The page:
On Saturday I met a book and rediscovered both theatre and reading.
Review by Jo Verrent
Published on joverrent.com in April 2012
On Saturday, I met a book in a library. Well. someone pretending to be a book. Not someone dressed as a book, but someone who had spent time since last November, memorising a book – in this case Crash by J G Ballard – so they could recite it to me as part of a Live Art Festival.
The piece – Time has Fallen Asleep in the Afternoon Sunshine – was created by Mette Edvardsen, inspired by Ray Bradbury’s sci-fi novel Fahrenheit 451 where books were forbidden and burnt. To keep books alive for others, a resistance movement learns them by heart to keep them safe.
So I made an appointment with a ‘living book’ and had one of the most intimate theatrical experiences of my life. We sat on the floor, among the shelves and the small of books in the old Central Library in Birmingham and my book began. For forty minutes someone recited purely for me the gripping, complex, violent, erotic yet compelling opening chapter of Crash, a book I knew by reputation but not through personal experience.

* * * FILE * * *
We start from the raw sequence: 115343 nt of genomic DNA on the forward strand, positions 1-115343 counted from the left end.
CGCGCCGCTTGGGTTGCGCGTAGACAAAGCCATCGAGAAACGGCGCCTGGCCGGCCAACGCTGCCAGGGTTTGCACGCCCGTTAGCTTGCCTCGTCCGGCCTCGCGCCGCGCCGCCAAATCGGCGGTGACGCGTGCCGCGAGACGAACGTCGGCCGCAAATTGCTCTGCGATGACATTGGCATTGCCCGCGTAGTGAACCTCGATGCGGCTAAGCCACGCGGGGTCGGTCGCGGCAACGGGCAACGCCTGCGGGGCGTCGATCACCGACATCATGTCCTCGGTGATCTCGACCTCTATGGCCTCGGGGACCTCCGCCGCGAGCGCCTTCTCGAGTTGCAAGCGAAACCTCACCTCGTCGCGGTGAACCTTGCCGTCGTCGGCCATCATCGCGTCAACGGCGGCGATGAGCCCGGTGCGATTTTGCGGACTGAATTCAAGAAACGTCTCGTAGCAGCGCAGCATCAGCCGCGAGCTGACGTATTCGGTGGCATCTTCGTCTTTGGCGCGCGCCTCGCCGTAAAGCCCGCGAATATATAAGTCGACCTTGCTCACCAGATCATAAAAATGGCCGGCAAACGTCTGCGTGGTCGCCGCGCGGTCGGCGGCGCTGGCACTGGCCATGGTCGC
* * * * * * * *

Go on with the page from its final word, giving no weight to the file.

He knew the book so well there was no evident feat of memory, just the sheer enjoyment of the tumble of words, the expression of them to another. With only the two of us present, we just stared at each other as his words created images of death and disruption around us and our scenery of physical books faded into the background, replaced by the mangled car wrecks being drawn poetically in front of me.
It made me think hard about theatre. It made me remember so much about books. Theatre as a connector with the audience. Something where the performance genuinely reaches out and moves you. Books as a life-saver. Time machines, travel machines, things that transport you away from where you are and bring you back transformed and revitalised.
I’ve become ‘used’ to theatre – or maybe lots of the theatre that I have seen has become useless in that sense of making connections, making me feel. And I’ve forgotten how to read. Not how to take in words and process them, but how to give time and my whole self to a book, to allow the immersion.
I’ve ordered a copy of Crash. It’s about respect. If someone can devote months to learning it in order to give me such an intense experience, the least I can do is to honour that by finishing the book. And by reading it properly.
If you come across me over Easter and I have my head in a book, you know what? Just leave me there. I’m remembering what its like to really read.
The piece was presented as part of the Fierce Festival, in association with Birmingham Repertory Theatre and Central Library.